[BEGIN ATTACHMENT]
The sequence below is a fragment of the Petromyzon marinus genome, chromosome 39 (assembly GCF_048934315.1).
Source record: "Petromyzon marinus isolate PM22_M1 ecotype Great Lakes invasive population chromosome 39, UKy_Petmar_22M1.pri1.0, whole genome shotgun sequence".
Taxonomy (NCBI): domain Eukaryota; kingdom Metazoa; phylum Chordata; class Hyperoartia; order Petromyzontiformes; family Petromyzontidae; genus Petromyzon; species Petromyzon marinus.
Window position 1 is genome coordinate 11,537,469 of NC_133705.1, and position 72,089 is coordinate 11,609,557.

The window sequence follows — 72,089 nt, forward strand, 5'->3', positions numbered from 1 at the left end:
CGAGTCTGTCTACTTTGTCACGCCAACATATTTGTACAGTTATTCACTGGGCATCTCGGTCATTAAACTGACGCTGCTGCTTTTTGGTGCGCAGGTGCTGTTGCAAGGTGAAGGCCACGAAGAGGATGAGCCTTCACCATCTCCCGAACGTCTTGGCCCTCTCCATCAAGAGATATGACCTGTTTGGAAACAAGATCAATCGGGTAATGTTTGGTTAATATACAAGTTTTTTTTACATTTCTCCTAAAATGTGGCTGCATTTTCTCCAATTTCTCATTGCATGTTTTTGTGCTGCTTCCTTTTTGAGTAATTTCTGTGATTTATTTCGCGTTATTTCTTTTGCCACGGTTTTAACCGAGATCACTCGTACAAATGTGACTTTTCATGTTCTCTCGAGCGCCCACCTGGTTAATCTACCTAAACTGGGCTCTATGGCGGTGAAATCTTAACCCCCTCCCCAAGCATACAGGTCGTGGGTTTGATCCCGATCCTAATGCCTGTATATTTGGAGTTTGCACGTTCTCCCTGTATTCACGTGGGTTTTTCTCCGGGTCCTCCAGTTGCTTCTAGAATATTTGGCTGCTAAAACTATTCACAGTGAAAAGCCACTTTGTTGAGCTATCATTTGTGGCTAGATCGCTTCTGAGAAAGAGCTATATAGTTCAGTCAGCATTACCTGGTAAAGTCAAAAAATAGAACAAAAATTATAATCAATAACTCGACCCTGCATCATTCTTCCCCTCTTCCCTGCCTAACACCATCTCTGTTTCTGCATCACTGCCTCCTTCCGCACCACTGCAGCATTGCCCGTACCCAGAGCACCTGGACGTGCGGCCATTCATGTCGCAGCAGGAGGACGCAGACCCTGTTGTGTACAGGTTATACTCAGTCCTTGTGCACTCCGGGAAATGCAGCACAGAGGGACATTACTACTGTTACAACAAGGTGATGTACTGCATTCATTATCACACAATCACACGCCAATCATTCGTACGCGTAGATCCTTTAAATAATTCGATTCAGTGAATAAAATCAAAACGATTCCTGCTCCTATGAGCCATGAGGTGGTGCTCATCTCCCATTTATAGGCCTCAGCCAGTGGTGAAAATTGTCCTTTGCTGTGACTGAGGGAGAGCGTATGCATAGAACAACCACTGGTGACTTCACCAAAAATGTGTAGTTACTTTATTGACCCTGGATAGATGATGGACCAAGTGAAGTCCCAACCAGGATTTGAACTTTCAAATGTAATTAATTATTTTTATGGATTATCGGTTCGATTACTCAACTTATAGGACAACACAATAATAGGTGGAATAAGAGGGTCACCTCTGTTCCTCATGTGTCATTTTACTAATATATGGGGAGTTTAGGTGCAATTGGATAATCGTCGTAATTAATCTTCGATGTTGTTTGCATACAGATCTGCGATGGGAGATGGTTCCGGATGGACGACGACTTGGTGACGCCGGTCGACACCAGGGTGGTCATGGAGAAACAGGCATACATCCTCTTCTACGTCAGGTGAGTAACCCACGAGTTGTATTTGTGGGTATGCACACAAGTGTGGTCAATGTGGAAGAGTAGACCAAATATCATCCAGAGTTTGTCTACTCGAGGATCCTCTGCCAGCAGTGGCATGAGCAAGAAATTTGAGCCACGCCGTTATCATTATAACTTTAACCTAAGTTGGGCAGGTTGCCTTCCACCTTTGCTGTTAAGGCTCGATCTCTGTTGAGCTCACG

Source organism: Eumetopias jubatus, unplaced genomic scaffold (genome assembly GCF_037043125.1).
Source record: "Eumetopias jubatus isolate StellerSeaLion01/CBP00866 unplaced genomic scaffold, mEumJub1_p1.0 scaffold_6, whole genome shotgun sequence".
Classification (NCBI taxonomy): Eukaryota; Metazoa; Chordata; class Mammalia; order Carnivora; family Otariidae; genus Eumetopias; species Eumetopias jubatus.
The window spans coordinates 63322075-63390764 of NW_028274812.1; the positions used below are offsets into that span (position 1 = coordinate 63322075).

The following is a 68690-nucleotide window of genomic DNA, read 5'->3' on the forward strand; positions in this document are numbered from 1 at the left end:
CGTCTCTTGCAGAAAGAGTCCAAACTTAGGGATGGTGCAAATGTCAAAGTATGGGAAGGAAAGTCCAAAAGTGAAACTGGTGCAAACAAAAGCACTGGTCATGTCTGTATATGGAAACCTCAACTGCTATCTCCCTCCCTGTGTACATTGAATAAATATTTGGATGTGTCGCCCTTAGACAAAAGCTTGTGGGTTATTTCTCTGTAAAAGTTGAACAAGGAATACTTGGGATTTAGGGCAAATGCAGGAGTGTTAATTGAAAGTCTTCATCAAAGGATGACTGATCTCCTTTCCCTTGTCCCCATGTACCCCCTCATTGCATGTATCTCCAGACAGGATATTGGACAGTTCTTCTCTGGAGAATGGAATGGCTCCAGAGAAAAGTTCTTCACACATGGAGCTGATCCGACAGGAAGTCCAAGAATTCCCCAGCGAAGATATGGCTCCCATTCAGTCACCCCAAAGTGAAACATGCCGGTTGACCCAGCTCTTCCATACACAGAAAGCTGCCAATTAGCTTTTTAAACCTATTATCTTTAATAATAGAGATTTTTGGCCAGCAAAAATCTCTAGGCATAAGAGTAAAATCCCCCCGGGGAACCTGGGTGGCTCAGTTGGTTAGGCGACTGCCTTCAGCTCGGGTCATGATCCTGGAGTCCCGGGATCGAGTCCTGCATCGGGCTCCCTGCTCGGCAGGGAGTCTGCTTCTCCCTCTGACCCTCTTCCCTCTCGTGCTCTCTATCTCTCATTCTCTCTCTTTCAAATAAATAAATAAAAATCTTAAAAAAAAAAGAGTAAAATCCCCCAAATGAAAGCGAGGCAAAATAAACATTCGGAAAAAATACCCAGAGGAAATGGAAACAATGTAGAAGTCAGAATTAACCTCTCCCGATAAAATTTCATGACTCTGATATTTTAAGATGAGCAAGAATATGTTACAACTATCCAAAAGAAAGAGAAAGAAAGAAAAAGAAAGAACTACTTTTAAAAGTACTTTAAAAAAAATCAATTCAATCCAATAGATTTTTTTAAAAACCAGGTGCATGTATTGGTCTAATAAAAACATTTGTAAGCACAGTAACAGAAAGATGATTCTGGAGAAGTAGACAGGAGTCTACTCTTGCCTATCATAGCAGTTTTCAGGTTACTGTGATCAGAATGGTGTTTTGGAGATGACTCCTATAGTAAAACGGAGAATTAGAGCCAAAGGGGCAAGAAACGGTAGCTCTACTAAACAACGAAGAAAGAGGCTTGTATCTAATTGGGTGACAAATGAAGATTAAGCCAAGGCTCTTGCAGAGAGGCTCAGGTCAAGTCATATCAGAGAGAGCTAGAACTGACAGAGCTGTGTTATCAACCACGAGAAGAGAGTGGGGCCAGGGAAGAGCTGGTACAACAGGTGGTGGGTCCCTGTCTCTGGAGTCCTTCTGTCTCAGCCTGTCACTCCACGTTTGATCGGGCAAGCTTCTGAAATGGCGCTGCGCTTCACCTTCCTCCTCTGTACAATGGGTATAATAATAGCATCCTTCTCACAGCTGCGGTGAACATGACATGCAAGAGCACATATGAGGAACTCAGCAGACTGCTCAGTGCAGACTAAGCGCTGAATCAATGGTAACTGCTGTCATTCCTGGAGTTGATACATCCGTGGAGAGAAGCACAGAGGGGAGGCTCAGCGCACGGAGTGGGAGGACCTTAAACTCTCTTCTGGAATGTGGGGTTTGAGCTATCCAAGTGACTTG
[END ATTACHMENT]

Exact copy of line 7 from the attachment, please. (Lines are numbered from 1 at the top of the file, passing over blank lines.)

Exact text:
Source organism: Eumetopias jubatus, unplaced genomic scaffold (genome assembly GCF_037043125.1).